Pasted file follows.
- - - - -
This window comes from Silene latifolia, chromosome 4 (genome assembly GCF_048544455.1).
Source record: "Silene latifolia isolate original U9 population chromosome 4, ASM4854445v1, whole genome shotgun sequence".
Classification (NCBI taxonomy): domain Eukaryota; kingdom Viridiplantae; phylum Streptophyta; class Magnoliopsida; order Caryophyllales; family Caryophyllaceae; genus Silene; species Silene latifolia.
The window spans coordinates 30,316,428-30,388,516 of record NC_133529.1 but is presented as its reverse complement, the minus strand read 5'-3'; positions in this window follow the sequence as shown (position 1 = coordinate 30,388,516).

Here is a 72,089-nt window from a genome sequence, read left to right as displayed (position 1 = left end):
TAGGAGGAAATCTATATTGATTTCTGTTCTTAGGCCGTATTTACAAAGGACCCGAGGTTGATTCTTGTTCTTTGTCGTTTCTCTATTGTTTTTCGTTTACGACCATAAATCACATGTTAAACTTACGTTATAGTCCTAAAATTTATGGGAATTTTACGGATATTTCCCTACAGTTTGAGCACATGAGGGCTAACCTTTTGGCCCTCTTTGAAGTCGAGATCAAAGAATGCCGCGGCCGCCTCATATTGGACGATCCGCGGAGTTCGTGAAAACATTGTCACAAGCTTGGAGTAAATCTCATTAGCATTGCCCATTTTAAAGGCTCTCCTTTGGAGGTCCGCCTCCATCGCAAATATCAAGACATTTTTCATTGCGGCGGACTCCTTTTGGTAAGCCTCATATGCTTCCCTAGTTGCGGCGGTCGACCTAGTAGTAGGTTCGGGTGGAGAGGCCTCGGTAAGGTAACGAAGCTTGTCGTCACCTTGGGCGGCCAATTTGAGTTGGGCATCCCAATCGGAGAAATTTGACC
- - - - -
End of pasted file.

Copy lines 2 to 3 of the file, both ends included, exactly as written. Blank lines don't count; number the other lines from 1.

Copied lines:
Source record: "Silene latifolia isolate original U9 population chromosome 4, ASM4854445v1, whole genome shotgun sequence".
Classification (NCBI taxonomy): domain Eukaryota; kingdom Viridiplantae; phylum Streptophyta; class Magnoliopsida; order Caryophyllales; family Caryophyllaceae; genus Silene; species Silene latifolia.